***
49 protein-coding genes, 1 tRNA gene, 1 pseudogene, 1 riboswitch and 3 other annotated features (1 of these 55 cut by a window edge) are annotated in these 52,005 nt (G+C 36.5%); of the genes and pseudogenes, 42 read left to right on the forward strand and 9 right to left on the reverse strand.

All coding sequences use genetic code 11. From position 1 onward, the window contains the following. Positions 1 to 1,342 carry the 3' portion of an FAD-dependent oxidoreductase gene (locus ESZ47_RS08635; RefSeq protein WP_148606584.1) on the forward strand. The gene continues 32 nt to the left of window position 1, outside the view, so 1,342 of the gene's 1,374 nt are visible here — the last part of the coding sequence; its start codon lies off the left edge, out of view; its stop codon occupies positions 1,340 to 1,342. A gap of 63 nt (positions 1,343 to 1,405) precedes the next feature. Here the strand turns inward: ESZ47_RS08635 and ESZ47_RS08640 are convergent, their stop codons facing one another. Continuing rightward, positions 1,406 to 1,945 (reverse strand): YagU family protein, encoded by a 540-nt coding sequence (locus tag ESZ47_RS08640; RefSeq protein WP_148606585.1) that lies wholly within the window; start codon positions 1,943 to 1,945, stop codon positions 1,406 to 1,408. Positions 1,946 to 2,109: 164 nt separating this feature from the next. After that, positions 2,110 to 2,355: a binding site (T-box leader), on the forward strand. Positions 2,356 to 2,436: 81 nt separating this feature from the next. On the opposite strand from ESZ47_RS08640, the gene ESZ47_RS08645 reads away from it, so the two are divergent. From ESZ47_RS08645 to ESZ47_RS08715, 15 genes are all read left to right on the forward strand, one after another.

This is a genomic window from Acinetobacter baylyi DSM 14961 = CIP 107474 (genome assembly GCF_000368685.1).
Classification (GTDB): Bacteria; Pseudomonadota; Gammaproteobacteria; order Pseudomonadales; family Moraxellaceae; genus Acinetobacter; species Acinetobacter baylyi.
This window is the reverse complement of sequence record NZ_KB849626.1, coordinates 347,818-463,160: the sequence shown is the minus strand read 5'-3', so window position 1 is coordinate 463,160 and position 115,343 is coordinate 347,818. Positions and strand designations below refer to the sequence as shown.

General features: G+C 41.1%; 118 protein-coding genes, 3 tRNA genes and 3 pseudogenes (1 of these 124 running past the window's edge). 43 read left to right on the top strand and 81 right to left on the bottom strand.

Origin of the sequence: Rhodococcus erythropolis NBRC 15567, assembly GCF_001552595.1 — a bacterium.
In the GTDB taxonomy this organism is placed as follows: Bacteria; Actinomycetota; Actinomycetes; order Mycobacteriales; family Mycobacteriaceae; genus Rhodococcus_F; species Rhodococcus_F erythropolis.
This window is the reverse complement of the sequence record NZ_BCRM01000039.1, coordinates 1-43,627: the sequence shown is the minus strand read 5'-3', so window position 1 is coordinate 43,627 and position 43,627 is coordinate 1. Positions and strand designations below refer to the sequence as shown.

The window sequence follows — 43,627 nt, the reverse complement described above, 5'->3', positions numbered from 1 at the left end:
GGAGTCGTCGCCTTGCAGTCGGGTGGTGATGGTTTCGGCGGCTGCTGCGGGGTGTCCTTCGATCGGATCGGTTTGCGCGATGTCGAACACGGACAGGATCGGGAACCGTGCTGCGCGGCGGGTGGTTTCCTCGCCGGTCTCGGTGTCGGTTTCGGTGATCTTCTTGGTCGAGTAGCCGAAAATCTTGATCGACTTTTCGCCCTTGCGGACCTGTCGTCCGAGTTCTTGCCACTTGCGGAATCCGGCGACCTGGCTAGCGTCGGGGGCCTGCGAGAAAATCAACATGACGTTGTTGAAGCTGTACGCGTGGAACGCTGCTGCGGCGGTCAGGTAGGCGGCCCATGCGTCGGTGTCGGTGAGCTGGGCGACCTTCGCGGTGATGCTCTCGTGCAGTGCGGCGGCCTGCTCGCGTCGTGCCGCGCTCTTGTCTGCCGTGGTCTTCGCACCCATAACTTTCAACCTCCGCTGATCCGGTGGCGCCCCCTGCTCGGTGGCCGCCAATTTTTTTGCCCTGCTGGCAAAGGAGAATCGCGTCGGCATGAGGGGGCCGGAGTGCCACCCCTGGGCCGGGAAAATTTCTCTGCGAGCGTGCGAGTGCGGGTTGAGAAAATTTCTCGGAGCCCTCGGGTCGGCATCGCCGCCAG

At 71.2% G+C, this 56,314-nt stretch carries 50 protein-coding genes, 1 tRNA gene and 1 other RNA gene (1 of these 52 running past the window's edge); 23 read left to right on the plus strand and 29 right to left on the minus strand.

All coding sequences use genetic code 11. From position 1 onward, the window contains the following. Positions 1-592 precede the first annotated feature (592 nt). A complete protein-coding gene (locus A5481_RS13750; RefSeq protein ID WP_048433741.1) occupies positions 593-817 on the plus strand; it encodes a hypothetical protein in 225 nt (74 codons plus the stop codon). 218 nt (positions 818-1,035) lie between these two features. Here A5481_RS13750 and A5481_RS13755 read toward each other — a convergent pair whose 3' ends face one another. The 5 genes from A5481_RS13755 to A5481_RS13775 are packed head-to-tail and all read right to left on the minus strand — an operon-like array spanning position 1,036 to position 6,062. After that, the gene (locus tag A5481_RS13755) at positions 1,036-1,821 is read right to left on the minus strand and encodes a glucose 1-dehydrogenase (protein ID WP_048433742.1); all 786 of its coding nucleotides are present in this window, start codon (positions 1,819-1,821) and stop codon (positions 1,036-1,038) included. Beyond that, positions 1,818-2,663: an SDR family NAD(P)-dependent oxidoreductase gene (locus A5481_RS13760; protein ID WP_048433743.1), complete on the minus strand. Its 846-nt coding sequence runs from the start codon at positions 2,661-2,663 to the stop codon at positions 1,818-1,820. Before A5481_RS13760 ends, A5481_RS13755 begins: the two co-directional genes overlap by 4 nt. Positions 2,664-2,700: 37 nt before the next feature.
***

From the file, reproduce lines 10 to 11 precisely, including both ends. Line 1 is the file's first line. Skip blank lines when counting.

The window sequence follows — 43,627 nt, the reverse complement described above, 5'->3', positions numbered from 1 at the left end:
GGAGTCGTCGCCTTGCAGTCGGGTGGTGATGGTTTCGGCGGCTGCTGCGGGGTGTCCTTCGATCGGATCGGTTTGCGCGATGTCGAACACGGACAGGATCGGGAACCGTGCTGCGCGGCGGGTGGTTTCCTCGCCGGTCTCGGTGTCGGTTTCGGTGATCTTCTTGGTCGAGTAGCCGAAAATCTTGATCGACTTTTCGCCCTTGCGGACCTGTCGTCCGAGTTCTTGCCACTTGCGGAATCCGGCGACCTGGCTAGCGTCGGGGGCCTGCGAGAAAATCAACATGACGTTGTTGAAGCTGTACGCGTGGAACGCTGCTGCGGCGGTCAGGTAGGCGGCCCATGCGTCGGTGTCGGTGAGCTGGGCGACCTTCGCGGTGATGCTCTCGTGCAGTGCGGCGGCCTGCTCGCGTCGTGCCGCGCTCTTGTCTGCCGTGGTCTTCGCACCCATAACTTTCAACCTCCGCTGATCCGGTGGCGCCCCCTGCTCGGTGGCCGCCAATTTTTTTGCCCTGCTGGCAAAGGAGAATCGCGTCGGCATGAGGGGGCCGGAGTGCCACCCCTGGGCCGGGAAAATTTCTCTGCGAGCGTGCGAGTGCGGGTTGAGAAAATTTCTCGGAGCCCTCGGGTCGGCATCGCCGCCAG